Entrepreneurs with startup ideas having dreams to bring a change in the world with new technologies need to realise that at the end of the day they have to face the real world to do business.
In case a startup is doing perfectly fine with its ideas and with revenues and it is in talks with customers, capitalists, experts, newspaper, social media, and so on, summons from the Enforcement Directorate is the last thing for a good startup to expect.
But this is exactly what happened to an ecommerce company a couple of years ago, where the founders had got a huge sum of funds and the newspaper articles were full of praises for this startup. Eventually the end result came positive since the founders were able to show all the documents.
Documentation is necessary
The founder who has gained many rounds of capital said,
“They had a folder with newspaper clippings of funding raised by companies. Supposedly if a few articles appeared about one company then the founder would be called. Our papers were all in order, so we were fine. But if a company’s papers are not in order then they are in big trouble”.
Result can be negative
Well the main perspective behind bringing that tale is that startups should be prepared for any expected circumstances. Though the above story holds a happy ending still it doesn’t imply that every incident will go on same track.
Other real story that has negative result
For the exact opposite situation, you can take Stayzilla’s case as an example whose founder Yogendra Vasupal was jailed for a week. This case is not the last one, there are several other examples that will convey about the disastrous collision of real world and startup world.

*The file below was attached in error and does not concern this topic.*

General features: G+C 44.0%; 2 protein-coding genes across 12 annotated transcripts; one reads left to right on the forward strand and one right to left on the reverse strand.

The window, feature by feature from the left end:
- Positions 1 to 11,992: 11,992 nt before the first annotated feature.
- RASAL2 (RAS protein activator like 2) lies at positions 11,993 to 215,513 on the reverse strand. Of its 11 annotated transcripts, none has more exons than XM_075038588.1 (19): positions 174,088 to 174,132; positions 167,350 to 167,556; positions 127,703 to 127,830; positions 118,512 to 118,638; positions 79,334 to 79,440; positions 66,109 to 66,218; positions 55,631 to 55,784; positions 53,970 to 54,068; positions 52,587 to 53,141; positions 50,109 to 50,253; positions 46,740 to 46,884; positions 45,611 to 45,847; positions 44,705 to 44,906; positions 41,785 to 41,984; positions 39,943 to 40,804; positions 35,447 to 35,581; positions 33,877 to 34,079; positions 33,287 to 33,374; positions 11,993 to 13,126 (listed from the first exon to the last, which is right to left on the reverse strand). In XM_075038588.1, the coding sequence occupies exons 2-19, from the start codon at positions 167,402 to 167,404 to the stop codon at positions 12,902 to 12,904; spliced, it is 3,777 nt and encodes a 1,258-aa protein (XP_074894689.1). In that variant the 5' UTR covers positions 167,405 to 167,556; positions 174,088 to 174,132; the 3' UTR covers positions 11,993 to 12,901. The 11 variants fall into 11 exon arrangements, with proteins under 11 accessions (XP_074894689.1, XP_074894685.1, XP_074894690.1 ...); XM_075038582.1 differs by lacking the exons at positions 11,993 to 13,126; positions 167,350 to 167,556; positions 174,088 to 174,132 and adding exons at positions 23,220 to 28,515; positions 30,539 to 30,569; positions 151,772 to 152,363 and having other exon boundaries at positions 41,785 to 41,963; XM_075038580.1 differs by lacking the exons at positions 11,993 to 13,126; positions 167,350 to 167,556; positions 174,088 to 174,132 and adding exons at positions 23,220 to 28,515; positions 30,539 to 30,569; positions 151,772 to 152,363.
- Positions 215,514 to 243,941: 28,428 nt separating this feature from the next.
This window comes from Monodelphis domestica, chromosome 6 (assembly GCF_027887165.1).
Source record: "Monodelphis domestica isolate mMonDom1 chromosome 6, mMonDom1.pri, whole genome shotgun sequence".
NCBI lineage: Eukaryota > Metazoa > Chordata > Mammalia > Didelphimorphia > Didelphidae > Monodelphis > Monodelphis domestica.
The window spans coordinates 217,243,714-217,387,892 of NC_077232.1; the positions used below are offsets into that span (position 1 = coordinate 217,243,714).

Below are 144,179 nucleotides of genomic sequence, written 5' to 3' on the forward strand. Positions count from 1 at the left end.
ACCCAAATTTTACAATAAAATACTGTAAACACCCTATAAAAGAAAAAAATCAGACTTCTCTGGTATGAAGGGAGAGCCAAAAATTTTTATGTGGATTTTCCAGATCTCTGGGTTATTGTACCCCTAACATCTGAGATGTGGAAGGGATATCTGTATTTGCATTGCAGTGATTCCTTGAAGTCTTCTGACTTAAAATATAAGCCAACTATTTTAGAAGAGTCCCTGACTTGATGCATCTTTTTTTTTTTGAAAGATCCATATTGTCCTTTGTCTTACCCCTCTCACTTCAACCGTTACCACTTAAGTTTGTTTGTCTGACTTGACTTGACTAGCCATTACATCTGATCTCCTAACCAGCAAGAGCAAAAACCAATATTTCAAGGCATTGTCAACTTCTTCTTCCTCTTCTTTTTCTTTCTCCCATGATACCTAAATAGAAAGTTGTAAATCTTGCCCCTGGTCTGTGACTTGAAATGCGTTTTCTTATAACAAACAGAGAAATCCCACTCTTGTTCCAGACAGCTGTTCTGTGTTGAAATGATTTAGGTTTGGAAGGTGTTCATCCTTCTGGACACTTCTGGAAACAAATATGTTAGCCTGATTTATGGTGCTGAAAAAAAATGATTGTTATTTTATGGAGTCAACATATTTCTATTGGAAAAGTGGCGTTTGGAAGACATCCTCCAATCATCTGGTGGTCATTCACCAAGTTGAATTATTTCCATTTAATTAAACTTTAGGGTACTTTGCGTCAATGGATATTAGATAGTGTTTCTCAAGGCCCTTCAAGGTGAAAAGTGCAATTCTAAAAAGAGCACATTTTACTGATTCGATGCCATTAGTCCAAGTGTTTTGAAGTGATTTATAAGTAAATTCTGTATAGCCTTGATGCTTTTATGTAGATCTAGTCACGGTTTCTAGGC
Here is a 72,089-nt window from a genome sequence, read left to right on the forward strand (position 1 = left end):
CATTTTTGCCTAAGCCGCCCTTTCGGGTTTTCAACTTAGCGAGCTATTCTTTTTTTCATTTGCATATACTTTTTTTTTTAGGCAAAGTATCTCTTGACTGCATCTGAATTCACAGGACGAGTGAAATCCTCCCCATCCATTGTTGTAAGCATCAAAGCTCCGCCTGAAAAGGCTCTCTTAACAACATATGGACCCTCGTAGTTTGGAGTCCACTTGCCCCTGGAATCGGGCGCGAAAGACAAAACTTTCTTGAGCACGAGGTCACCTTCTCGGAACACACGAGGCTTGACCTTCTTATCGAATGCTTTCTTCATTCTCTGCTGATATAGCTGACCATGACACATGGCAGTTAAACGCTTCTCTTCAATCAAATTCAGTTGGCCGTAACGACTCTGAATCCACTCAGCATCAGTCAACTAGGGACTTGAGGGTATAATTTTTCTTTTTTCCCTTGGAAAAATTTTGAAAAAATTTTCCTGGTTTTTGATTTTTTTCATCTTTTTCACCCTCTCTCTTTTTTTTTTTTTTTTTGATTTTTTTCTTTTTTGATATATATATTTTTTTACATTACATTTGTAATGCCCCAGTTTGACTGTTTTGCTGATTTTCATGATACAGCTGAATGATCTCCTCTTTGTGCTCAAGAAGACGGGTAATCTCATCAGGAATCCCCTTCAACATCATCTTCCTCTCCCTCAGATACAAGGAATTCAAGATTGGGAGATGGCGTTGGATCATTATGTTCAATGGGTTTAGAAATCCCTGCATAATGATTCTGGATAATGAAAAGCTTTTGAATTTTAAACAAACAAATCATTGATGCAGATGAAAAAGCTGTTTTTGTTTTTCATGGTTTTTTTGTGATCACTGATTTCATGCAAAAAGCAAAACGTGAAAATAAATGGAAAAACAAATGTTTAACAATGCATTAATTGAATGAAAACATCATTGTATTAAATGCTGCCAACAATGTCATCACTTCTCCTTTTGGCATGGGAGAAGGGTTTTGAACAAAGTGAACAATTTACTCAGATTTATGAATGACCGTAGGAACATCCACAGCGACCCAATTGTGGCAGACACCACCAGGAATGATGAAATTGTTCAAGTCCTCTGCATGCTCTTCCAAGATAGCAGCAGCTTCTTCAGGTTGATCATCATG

If you talk about the Tiny Owls whose founders never expected that they would be locked in offices by their own employees.
Startup should never forgot the real world
When it comes to India, issues like union troubles and government corruption becomes an important factor. So founders have to keep this real world in mind when coming up with startup ideas. They mainly focus on their product, it’s enhancement, raising capital etc without having any backup plan for issues like these.
If you think that the biggest worry of a company is its rival companies then you are not on the right track. You can find out that the biggest worry for the CEO and Founder of BigBasket, Hari Menon, is not Amazon’s Grocery but there is something else that makes him tensed as he said that, “Every day I wake up with one prayer — that the delivery and warehouse staffs are available as per the roster and not many are on leave. If they are not there then our delivery schedules go for a toss”.
Staffs are more important
He also said that, “They have a hard life. They come in at 6 am, start deliveries at around 7 am. They are our interface with our customers. How do we keep them happy and motivated? That is our single biggest challenge”.
Strategies for staff
They have included some strategies to eliminate this issue to a certain extent using rewards and recognition programmes. They also arrange education for the family of their staff who stays with them for a certain period of time.
Everything needs investment
Anisha Singh who is the Founder and CEO of mydala recalls paying higher deposit for the rented office space during her initial days with hardware suppliers unwilling for extra credit. She said that, “Everything is going to cost money. I see entrepreneurs coming up with projections that are not anchored in reality. You will build an app, but how will it be discovered? That will also cost money”.
External factors must be considered. In a case where a state calls in a hartal, a factor which most startups ignore, the money paid to the employees for that day is considered as wasted money.